Cutting ABS

I really want to experiment with cutting ABS plastic. I realize that ABS plastic is a challenging medium to work with, due to the low melting point, and tendency to distort when heated. Will the Glowforge expose a lot of fine control over the laser cutter to allow me to experiment with differing cutting techniques? (Movement speed, laser power, cut duration, etc)

I realize that you are still probably don’t know the exact specs of the model of laser that will be included in the product, but in general, do you know what kind of temperatures the cutter will operate at?

This would be good info to have, as a material with a flash point lower than that temperature will be on the ‘OMGOMGFYRE!!!111’ list.

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Temperature is a somewhat complicated subject - see this post:

To answer your first question, if you choose to do ‘custom’ cutting settings, you will have control over beam power (256 different levels 0…255), focus (which is software controlled!), and speed. You can then save those settings and use them again later.

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Lasers don’t have temperatures(they are just photons, no mass so therefore just energy), the longer the laser is on a material and depending the material it is on the hotter it will be. Same goes for if it is black, white very conductive or absorbs CO2 wavelengths well

ABS can be done, your best chance is googling it, there are great sites that show excatly how materials react under different settings(not a 1:1 answer for GF but gives you a good idea). You can work with ABS but it’s dependant on how good of finish you want, acrylic will do a better job 99% of the time and there are other good materials.

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Good info, thanks all. I look forward to experimenting and melting some plastic.

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I’ve done ABS quite a bit on an Epilog; I’m looking forward to doing it on my GF when it ships…

The general “secret” to doing ABS comes down to three things: speed, power, and cooling. ABS melts at relatively low temperatures, which is why we all love to use it in our 3D filament printers. If you blast through it like you do acrylic or Delrin, what happens is it either burns or it fuses back together and melts into a blob.

I’ve found lots of success with high speed, low energy level passes repeatedly over an area, and running an air assist nozzle on the laser head to cool the material rapidly. In doing so, I used to cut a lot of panels of moderate (8x12 inch) size and also a lot of dashboard inserts (custom “car computers” back in the 2002-2004 era…)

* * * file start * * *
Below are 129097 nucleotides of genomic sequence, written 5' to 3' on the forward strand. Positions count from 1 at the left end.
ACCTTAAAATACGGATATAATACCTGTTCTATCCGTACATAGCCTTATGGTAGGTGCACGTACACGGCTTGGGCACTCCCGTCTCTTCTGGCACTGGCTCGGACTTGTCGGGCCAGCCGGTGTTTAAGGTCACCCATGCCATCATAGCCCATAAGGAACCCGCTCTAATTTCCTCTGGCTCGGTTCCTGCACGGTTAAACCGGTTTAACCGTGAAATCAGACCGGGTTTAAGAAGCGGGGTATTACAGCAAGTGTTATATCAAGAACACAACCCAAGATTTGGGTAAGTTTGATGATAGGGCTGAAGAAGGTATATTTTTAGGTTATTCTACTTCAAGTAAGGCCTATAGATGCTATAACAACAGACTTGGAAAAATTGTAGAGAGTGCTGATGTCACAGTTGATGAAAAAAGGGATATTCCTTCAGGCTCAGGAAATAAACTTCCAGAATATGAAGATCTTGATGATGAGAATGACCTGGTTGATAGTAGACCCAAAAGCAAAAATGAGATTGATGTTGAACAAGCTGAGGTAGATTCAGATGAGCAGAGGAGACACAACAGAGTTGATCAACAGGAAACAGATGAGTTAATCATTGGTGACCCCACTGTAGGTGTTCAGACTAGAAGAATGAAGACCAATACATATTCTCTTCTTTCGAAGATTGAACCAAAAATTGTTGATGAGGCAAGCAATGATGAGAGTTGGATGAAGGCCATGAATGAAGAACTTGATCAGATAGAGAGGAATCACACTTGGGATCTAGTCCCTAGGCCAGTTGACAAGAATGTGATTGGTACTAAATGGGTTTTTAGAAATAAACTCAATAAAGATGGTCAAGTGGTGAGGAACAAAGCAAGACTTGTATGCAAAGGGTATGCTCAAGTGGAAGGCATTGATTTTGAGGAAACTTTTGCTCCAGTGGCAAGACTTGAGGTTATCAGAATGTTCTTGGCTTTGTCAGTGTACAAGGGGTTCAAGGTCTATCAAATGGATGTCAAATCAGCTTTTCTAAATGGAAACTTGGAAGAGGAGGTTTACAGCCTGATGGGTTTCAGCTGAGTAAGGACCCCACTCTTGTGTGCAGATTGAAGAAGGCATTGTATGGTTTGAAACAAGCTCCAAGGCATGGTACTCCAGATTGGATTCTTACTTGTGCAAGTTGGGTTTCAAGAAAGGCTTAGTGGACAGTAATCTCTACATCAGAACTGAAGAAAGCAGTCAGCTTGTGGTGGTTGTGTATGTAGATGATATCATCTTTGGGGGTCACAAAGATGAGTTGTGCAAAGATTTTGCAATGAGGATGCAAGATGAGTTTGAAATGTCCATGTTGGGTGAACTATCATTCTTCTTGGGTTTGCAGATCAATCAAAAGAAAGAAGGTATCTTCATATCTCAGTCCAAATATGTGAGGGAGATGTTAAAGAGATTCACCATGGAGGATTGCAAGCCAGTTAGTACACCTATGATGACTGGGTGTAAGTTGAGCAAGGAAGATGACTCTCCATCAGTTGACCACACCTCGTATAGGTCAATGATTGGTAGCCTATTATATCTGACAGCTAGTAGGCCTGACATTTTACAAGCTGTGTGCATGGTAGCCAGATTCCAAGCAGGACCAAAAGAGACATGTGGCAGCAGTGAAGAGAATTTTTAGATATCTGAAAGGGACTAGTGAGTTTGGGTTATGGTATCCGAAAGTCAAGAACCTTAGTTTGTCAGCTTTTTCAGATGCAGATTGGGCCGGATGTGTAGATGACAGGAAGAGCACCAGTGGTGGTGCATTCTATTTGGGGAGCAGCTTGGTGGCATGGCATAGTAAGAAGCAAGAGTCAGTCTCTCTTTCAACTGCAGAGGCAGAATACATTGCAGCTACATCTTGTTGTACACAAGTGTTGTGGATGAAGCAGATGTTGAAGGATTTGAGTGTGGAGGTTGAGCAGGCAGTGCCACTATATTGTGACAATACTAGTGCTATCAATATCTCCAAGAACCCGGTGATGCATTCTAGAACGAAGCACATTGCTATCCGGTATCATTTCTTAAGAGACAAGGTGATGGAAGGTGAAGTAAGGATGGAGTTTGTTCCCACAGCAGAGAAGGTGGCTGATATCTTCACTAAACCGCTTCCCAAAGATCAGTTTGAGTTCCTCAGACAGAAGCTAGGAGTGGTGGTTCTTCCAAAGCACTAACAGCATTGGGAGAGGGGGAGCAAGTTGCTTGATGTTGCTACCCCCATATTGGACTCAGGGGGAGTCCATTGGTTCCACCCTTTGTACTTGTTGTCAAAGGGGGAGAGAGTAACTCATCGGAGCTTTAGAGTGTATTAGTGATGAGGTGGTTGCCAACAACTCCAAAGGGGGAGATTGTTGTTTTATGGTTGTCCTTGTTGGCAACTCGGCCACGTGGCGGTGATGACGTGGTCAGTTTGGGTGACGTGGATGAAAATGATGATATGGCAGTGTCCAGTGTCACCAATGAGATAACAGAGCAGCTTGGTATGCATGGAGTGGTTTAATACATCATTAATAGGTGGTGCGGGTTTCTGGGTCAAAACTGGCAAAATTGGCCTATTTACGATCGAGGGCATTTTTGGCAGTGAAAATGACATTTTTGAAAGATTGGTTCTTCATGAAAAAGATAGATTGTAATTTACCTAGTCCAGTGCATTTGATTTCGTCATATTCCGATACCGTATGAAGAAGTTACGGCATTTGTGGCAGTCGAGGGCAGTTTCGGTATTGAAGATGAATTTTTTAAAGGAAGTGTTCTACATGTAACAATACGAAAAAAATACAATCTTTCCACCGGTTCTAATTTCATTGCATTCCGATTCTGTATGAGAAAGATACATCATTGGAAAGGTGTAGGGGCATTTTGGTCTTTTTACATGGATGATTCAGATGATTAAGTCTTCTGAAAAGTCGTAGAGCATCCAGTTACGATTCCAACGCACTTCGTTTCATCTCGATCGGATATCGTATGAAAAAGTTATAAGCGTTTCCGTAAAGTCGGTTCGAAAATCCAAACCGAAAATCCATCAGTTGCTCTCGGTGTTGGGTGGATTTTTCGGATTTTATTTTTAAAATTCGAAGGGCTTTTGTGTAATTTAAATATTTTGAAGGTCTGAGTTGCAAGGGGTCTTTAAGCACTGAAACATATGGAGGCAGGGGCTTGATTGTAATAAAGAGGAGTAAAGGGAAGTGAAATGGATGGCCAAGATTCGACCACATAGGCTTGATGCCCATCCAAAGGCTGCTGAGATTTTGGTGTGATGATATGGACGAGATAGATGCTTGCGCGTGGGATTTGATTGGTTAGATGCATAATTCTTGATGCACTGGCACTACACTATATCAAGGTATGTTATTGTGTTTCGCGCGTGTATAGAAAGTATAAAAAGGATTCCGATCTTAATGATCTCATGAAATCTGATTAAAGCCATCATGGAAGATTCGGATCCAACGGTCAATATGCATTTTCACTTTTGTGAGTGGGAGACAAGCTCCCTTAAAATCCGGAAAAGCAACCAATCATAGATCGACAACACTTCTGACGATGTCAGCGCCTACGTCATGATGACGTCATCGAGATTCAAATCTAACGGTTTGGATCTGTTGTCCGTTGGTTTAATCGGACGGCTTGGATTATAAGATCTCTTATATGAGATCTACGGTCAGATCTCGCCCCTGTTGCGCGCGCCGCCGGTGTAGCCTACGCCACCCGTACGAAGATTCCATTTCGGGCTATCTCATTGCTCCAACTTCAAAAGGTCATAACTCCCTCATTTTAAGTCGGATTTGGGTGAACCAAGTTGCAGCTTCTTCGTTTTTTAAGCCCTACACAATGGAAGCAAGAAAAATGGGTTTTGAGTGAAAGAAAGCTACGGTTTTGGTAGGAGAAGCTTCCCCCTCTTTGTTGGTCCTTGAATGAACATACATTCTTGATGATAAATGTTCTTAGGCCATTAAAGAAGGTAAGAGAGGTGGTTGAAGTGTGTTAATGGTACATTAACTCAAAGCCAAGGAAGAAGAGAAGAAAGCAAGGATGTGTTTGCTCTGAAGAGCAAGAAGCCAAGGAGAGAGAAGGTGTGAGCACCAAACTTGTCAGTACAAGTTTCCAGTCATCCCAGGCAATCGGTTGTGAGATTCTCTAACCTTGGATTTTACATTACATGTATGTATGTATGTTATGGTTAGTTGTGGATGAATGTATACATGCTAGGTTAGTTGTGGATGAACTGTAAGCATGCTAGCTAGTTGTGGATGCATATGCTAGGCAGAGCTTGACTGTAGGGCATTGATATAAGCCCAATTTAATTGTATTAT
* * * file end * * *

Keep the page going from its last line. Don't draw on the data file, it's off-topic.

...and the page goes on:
It will work and look decent, but it looks nowhere as good as cutting acrylic or Delrin, or other plastics better suited for this work. You can also do Lexan, but it has the same issues and seems even more prone to flare ups.

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I read a scary thing about cutting ABS on a few sites.

ABS Emits cyanide gas and tends to melt ABS does not cut well in a laser cutter. It tends to melt rather than vaporize, and has a higher chance of catching on fire and leaving behind melted gooey deposits on the vector cutting grid. It also does not engrave well (again, tends to melt).

The first bit that puts me off

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That’s the reason you should seriously consider using the vent option vs. filter. Most melting/burning plastics offgas nasty stuff and while HEPA/Charcoal is great for smoke and particulate matter, gas goes right through. If you are interested, there is good scientific survey-of-the-literature type paper available at:

To your other point - yeah, I never had success in getting good engraving on ABS. I tried everything, but the melty nature of makes it unsuitable. It’s hard enough for me on the milling machine to get decent cuts because it heats up rapidly and balls up. I found the best thing was to carve out a section and embed an insert with the engraving I wanted… usually I just used some scrap acrylic, engraved and paint-filled to level it, in an inset…kind of like a guitar fretboard would have inserts. It looked nice enough.

Fire is always a concern… I found a good air assist and keeping an eye on things were always the path to success… with a good compressor running all the time, the cooling was enough, and I was scrupulous about keeping the honeycomb cutting bed clean of debris.

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I was going to try to work like you suggested, low power & fast movement. Since GF is pretty high precision, I think that making repeated passes would not be an issue.

I was also thinking of putting the ABS in the freezer prior to cutting might give you a little more of a delta in temperature before you hit the melting point, although this might just cause thermal expansion fractures.

Also, when cutting something like ABS that might get messy if cut improperly, I was thinking of putting a unglazed ceramic plate or dish under it to simplify clean-up. This idea set off any red-flags for anyone?

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